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Project 52 ’11 19: A Surplus of Hay

May 26, 2011

On the 28th of April my sister and I went on a day trip to Hay-on-Wye.

Hay, if you’ve never been or never heard of it, is nestled just inside the Welsh border at the northerly-most tip of the Brecon Beacons National Park. It is well worth a visit despite its relatively inaccessible location, even if you are reliant on public transport. Twice I have braved the train to Hereford and a twenty-file mile bus ride onward to Hay, and twice I have risked missing the only bus back to Hereford and being stranded overnight. It is well worth the early start and a journey almost certain to go wrong, and it is well worth the two times I have ventured there recently and the times I will visit it in the future. It is a haven for books and book lovers.

Hay-on-Wye boasts a huge number of bookshops for such a small town (Thirty, according to the website), which range from general, all-genre stores to specialist, crime fiction shops and poetry shops. If you can’t find the book you’re after in Hay you’re either very unlucky or they never printed it in the first place. There are tatty chapbooks and rare publications selling for thousands; writers you have heard of and plenty you haven’t; new and exciting publications and rare and exciting old gems. If all that wasn’t enough, then they are currently holding their annual Festival of Literature and Arts (May 25th – 5th June) which boasts many famous authors and writers who are giving talks and taking part in discussions. I should like to be able to attend the festival one year and to soak up the atmosphere. I follow Hay Festival on Twitter (@hayfestival) and their output has been full of retweets from excited performers and regular festival goers alike, all enthusing about what a magical few days it is and how intellectual the very air of the place is. (I like to think Artsy would be at home there and we should maybe set up our own trestle table one year). I love the place.

One of the problems of going there is that I tend to over-spend on books. My recent visit made me realise that I still have books I bought from last year’s visit which I still haven’t completed or even begun yet. I made a pile of all the books on my shelves which are pending reading –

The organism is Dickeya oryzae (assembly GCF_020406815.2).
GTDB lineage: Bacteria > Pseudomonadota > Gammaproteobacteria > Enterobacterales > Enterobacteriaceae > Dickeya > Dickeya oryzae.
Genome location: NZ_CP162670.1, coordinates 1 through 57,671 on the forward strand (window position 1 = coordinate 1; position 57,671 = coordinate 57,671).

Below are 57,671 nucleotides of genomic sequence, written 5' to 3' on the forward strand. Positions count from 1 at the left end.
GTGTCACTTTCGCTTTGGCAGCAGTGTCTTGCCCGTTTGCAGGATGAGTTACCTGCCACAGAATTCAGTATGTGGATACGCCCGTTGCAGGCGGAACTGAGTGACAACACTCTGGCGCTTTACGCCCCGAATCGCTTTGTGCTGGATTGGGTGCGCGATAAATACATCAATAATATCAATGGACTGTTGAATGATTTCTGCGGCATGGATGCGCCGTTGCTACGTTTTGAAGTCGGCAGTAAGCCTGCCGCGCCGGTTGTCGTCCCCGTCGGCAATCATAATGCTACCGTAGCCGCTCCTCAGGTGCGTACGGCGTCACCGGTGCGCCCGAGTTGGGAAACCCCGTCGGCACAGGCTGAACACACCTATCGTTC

It’s about two feet high and it makes me seriously consider the amount I must have read during my lifetime. I’m only twenty-four and not the World’s most prolific of readers (certainly a lot less than I used to) but I can’t help but feeling that I must have read through an enormous height of books already. Can you imagine having read through a mile of books? It’s scary to think that I might have already done so. The books that I currently own must represent a fraction of the books I have actually consumed and yet it still feels like there is so much in the world which I ought to get round to reading but probably never will. There are so many books out there which are considered classics or “must reads” but how may people have ever tackled even half of them? New publications come out every day and whilst quite a substantial proportion of it is only useful for lighting fires, there are some which are worth you giving up a number of your finite hours on this Earth to read. It is really hard to know how to wade through the dross and actually settle on something worth taking the time to read.

 Not all of the books in this particular stack are ones which I bought from Hay and the pile does not contain any plays or poetry or any non-fiction, just the prose fiction which I am yet to read. It also does not contain any books which I have already read but have bought a different edition of (I recently found an early hardback copy of Adams’s Watership Down in a charity shop. It was in very good condition and included beautiful illustrations and a fold-out map. For £2 I couldn’t refuse it even though I already own a modern reprint of the book). At the moment I am reading the yellow book in the middle of the pile: T. E Lawrence’s Seven Pillars of Wisdom. Never heard of T. E. Lawrence? I bet you have without realising it. He was more famous as Lawrence of Arabia and this book (one of several he wrote) recalls his exploits and the circumstances during the Arab revolt against Turkey during the First World War, which was covered (more or less) in the famous film which bore his moniker. I’m 150-odd pages into a 700-odd page book and I still can’t tell you whether I’m going to like it or not, which is a strange position to be in.